A more common opinion is that while religion can no longer be separated from the conflict, it was secondary to political goals. Though not an iron-clad rule, there had been a consensus among local politicians on power sharing of the "strategic positions" in district government, such as the district head (bupati) and the district secretary (sekretaris wilayah daerah or sekwilda). A Muslim bupati was expected to have a Protestant sekwilda, and vice versa. This had been the case in many prior administrations, but the informal arrangement started to fray. Muslims originally from the Bungku area of Morowali, which split off from Poso district in 1999, came to dominate the field, holding the spot of bupati, assistant bupati, district assembly chair, and mayor of Poso.
A report compiled by Muslim academics includes data on the religious affiliation of officeholders between 1989 and 1999. While comparison over time is difficult due to the creation of new posts and incomplete data, the available information indicates a shift from a slight Christian majority to a Muslim one in the top fifty or so positions in the office of the bupati, the heads of offices (kantor), agencies (dinas), divisions (bagian), and subdistricts (kecamatan). During the 1990s Christians went from holding 54 percent of these key posts to 39 percent, while Muslim numbers rose accordingly.10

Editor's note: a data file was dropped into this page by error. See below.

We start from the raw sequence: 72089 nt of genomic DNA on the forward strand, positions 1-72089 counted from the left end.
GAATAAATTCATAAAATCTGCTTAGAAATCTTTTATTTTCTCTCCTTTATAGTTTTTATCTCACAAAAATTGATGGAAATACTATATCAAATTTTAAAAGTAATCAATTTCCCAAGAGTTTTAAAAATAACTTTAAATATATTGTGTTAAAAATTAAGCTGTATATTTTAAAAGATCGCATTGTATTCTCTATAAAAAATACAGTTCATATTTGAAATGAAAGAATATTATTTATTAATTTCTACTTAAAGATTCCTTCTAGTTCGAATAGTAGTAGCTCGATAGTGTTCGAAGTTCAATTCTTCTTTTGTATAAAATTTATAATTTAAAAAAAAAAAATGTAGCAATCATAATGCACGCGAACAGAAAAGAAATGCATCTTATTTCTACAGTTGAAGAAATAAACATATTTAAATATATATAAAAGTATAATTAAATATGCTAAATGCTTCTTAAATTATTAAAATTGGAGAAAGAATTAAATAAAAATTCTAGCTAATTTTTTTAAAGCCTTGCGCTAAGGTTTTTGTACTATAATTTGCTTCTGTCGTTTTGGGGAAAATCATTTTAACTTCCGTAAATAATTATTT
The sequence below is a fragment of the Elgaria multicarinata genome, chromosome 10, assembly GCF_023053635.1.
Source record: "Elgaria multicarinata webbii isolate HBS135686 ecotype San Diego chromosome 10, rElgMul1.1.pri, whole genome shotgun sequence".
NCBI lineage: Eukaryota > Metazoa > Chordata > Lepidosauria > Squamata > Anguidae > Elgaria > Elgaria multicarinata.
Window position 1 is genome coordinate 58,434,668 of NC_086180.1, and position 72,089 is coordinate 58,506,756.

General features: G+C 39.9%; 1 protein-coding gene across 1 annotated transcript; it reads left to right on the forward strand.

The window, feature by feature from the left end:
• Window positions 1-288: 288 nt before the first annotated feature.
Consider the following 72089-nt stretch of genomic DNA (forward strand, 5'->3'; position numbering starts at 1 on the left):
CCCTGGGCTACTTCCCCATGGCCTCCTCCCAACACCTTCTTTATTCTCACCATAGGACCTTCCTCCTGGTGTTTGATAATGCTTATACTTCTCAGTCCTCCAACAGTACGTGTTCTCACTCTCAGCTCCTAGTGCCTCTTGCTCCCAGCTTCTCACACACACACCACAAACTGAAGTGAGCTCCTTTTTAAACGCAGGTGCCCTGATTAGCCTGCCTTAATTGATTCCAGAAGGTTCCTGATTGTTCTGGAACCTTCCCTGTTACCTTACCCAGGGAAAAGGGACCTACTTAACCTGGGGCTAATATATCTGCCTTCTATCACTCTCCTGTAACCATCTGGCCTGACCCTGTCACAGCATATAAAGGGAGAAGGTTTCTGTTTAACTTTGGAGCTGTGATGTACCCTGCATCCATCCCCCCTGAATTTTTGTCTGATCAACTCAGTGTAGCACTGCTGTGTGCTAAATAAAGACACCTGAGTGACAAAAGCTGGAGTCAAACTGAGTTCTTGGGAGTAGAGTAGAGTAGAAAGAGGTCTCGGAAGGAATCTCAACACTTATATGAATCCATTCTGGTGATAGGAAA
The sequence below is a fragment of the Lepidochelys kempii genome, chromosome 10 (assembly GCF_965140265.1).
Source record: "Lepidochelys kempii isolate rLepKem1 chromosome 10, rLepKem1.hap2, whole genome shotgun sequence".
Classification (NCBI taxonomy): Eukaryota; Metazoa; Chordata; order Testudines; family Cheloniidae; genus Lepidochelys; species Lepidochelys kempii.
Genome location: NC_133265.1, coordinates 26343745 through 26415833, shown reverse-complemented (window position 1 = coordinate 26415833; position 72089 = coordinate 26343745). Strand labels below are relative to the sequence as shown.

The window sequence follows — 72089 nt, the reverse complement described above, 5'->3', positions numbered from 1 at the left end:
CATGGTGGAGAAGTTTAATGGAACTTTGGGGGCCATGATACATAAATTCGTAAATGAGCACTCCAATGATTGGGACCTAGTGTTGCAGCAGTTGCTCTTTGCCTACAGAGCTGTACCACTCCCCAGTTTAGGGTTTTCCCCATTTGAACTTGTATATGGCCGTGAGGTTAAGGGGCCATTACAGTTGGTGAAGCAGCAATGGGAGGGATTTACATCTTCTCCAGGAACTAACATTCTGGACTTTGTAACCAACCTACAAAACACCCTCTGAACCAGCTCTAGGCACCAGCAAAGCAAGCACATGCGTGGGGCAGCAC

The chronology suggests a connection between the question of power sharing and outbreaks of violence. The first phase of the violence broke out just after the December 13, 1998, announcement that the bupati of Poso District would not seek re-election. The selection of the district secretary in April 2000, and threats made when one candidate was not chosen, coincided with the outbreak of the second phase. Finally, the outbreak of the fourth phase in July 2001 coincided with the selection of a new district secretary.